Harley-Davidson forecasts more falling sales

Harley-Davidson motorcycles are offered for sale at Chicago Harley-DavidsonImage copyright Getty Images

Shares in Harley-Davidson are down about 8% in New York after the motorcycle maker slashed its sales forecast for this year.

The Milwaukee-based firm now expects to sell between 241,000 and 246,000 bikes this year, down from 262,221 last year.

Demand has been dropping for years.A decade ago it was selling almost 350,000 annually.

Harley is also facing competition from cheaper bikes made by the likes of India's Polaris and Japan's Honda.

In a BBC interview earlier this year, the boss of the firm, Matthew Levatich, said his iconic motorcycle company was "emblematic" of what the Trump administration thought a home-grown US company should be.

But in its second quarter results, published on Tuesday, the company said sales would be down sufficiently for it to need to cut production, and workers' hours, at some of its US plants.

Harley-Davidson demand has weakened among its aging baby-boomer customers and fewer millennials are taking to motorcycling.

Part of the reason for the fall in demand is that its loyal customers are ageing, and, as they do, they sell their bikes, dampening the appetite for new vehicles.

Despite this, the company said it was not looking to cut new bike prices in the face of these lower used-bike prices.

Harley has tried to counter its image as a high-cost, older age group brand and has introduced a number of models at the lower price range aimed at younger riders.

Across the US, big bikes are falling from fashion.Figures released last week show registrations of large motorcycles fell by about 7% so far this year.

Harley-Davidson's second quarter net income was down almost 8% at $258.9m (£198m).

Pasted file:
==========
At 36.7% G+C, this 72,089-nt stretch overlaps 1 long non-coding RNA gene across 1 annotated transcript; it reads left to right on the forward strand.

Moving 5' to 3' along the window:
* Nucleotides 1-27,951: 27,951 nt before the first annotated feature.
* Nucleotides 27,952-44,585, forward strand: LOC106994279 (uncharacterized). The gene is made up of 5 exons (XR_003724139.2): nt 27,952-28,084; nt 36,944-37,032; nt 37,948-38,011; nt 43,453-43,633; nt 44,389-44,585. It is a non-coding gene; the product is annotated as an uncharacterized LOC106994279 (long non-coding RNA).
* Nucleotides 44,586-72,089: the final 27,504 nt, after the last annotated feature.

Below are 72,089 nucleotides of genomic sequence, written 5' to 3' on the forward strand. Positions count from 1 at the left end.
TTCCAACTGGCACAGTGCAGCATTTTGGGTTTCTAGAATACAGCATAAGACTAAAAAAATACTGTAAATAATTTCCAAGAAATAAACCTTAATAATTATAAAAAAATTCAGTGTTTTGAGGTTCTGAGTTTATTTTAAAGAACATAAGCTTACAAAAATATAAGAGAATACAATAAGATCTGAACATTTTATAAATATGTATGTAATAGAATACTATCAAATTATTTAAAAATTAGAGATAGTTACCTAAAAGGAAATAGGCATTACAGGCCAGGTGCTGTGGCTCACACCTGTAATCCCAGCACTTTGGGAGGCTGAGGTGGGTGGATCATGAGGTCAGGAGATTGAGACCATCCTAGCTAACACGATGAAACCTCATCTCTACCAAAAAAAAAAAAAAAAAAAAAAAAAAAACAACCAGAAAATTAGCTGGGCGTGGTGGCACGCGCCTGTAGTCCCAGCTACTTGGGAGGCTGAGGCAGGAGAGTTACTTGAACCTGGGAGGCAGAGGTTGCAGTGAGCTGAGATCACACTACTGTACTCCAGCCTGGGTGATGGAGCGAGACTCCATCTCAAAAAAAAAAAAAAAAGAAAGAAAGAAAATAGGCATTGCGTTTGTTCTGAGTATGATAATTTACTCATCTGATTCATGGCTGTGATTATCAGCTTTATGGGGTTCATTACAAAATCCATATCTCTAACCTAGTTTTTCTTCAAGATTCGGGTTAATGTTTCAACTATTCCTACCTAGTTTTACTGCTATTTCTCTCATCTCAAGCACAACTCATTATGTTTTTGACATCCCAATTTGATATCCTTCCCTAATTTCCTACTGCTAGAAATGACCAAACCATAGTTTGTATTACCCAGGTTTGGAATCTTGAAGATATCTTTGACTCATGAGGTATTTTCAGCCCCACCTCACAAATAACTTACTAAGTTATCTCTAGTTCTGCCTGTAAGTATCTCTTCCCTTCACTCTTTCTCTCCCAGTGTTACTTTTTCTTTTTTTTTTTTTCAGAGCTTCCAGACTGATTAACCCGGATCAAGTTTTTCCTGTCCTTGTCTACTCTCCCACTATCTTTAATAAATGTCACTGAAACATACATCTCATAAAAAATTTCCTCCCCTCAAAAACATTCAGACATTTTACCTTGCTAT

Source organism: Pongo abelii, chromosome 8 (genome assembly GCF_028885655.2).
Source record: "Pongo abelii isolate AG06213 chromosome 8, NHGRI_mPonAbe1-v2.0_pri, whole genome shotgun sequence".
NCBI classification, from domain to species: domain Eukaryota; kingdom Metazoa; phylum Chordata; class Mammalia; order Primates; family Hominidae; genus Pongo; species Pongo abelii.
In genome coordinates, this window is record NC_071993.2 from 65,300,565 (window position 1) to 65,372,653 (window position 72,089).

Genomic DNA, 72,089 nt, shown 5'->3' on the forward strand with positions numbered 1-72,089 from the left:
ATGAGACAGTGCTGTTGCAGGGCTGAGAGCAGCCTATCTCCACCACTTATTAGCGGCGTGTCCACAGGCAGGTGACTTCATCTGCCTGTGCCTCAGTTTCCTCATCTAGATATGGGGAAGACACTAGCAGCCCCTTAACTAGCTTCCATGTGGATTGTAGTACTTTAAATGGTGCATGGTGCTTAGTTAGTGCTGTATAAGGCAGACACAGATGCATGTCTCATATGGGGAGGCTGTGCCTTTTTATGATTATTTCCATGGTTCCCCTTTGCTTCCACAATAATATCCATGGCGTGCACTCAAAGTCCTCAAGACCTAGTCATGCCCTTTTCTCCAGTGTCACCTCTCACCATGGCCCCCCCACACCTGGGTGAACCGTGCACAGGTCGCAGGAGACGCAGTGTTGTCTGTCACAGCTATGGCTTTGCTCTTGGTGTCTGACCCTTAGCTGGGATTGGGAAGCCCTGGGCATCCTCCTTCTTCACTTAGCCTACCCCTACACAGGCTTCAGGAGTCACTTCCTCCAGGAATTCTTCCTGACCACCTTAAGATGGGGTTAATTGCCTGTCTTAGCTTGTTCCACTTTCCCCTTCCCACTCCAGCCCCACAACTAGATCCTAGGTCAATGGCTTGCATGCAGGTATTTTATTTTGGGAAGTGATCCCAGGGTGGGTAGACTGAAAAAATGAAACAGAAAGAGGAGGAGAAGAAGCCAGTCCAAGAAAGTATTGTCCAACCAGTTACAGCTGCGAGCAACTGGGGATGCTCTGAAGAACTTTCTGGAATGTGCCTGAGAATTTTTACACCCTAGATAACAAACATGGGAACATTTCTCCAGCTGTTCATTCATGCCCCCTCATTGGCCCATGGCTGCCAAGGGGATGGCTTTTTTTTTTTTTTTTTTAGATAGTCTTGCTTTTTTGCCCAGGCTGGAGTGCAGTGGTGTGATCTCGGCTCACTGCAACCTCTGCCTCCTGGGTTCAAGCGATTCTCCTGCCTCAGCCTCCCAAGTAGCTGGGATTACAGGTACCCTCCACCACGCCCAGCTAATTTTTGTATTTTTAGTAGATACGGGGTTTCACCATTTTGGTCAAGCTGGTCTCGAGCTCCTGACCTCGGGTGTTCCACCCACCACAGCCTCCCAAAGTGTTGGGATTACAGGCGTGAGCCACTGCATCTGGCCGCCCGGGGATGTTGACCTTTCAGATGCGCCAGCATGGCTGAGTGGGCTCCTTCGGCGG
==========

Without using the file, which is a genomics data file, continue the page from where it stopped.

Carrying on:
Revenue per motorcycle rose about $437 to $15,530 in the quarter....

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Software emissions fix for three million Mercedes diesels

Mercedes flagsImage copyright Reuters

Three million Mercedes-Benz owners in Europe will be offered a software fix for their diesel cars.

Daimler, which owns the luxury car maker, has been under intense pressure from police and prosecutors.

Authorities are investigating the possible manipulation of diesel exhaust emissions in passenger cars.

A Daimler spokesman said the software fix, which will cost about 220m euros (£195m), was not linked to the police investigation.

He said the "voluntary service measure" was to cut nitrogen oxide pollution.

"The service actions involve no costs for the customers.The implementation of the measures will be starting in the next weeks," Daimler said.

The measures come after German MPs last week questioned Mercedes-Benz executives about emissions.

At the time the carmaker agreed with the transport ministry to undergo another round of emissions tests.

In May German police searched 11 offices of the carmaker[1] as part of an investigation into possible fraudulent emissions data by employees.

A total of 23 prosecutors and 230 police officers took part in the search in the states of Baden-Wuerttemberg, Berlin, Lower Saxony and Saxony....

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Lockheed Martin profits jump on higher F-35 jet sales

UK F-35Image copyright PA

Increased sales of the F-35 fighter jet have helped Lockheed Martin, the biggest supplier of defence equipment to the US military, to report better-than-expected profits.

The F-35, formerly known as the Joint Strike Fighter, is being built by the US defence giant in partnership with other countries, including the UK.

Lockheed Martin reported a 5% rise in second-quarter profits to $942m.

The company also raised its sales and profit forecasts for 2017.

The company said sales in its aeronautics business, its most important division, were up by almost 20% in the second quarter of the year.

The F-35 programme is the US defence department's most expensive, something President Donald Trump singled out last year for criticism.

The UK has so far ordered 24 of the jets, the first of which are due to go into service with the RAF and the Royal Navy next year.

The short take-off and vertical landing planes, which will be known as the Lightning II, are set to be deployed on the UK's two new Queen Elizabeth class aircraft carriers....

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Pound and FTSE fall as inflation slows

Traders in LondonImage copyright AFP

The pound fell against key currencies after an unexpected slip in inflation - seen as easing pressure on the Bank of England to lift interest rates.